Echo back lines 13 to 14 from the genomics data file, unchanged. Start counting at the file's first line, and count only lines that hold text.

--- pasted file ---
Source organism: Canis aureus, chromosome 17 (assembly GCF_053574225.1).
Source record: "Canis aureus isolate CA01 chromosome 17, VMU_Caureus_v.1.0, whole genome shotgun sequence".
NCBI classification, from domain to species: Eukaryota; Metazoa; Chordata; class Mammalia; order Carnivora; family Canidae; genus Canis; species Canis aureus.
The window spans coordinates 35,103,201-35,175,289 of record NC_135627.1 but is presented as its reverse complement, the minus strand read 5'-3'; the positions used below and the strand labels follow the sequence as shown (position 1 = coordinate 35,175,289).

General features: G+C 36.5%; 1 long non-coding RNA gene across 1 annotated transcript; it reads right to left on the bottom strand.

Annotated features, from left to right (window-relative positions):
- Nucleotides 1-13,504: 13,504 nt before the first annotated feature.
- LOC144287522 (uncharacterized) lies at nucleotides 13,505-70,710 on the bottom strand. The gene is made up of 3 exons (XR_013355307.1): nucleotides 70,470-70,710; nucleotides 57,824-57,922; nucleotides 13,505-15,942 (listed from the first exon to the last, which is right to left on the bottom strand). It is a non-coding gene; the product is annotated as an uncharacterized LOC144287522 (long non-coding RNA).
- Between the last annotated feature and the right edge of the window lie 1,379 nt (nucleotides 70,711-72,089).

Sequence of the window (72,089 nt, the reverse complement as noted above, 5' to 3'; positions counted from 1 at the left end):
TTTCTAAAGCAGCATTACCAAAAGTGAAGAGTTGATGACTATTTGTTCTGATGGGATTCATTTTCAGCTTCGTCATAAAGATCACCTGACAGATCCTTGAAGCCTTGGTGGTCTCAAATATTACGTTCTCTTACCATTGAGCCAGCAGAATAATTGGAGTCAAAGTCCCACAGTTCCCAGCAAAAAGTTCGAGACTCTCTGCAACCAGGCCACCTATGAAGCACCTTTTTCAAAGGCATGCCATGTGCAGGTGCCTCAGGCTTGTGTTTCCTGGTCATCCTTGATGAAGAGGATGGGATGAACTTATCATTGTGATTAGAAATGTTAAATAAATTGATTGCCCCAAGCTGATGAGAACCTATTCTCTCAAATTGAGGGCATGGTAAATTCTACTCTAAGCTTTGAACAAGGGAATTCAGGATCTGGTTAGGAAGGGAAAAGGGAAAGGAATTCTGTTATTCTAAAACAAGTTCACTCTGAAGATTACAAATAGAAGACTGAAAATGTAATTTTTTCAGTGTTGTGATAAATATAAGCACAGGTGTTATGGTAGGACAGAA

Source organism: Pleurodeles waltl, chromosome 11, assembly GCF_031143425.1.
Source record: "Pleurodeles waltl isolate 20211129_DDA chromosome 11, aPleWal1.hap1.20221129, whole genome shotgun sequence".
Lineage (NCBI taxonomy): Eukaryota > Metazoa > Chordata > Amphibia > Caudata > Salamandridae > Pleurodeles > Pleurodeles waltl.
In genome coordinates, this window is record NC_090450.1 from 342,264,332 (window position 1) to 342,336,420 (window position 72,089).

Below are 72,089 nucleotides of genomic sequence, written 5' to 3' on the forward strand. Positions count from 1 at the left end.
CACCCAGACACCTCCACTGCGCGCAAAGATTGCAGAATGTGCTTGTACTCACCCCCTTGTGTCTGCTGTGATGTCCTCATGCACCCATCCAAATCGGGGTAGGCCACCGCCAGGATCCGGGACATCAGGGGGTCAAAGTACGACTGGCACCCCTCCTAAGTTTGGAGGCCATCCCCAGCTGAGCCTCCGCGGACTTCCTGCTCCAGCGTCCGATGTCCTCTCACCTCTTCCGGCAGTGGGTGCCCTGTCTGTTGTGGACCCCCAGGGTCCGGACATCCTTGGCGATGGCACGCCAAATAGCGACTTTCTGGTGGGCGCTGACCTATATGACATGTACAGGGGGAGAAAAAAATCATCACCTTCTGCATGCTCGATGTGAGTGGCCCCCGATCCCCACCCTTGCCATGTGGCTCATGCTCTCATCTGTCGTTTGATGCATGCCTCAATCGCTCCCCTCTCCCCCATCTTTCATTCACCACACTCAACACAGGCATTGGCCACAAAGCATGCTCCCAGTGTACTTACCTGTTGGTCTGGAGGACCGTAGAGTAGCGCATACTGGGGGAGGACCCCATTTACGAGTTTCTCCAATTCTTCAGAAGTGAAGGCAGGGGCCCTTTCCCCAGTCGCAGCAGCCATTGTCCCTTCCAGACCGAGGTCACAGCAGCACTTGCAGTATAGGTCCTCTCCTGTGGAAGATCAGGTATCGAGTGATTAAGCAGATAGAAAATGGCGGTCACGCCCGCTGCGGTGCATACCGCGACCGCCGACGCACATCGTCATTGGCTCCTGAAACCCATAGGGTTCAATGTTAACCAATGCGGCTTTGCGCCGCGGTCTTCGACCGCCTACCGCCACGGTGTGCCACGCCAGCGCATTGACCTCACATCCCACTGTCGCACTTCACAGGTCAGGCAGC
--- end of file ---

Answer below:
Source record: "Pleurodeles waltl isolate 20211129_DDA chromosome 11, aPleWal1.hap1.20221129, whole genome shotgun sequence".
Lineage (NCBI taxonomy): Eukaryota > Metazoa > Chordata > Amphibia > Caudata > Salamandridae > Pleurodeles > Pleurodeles waltl.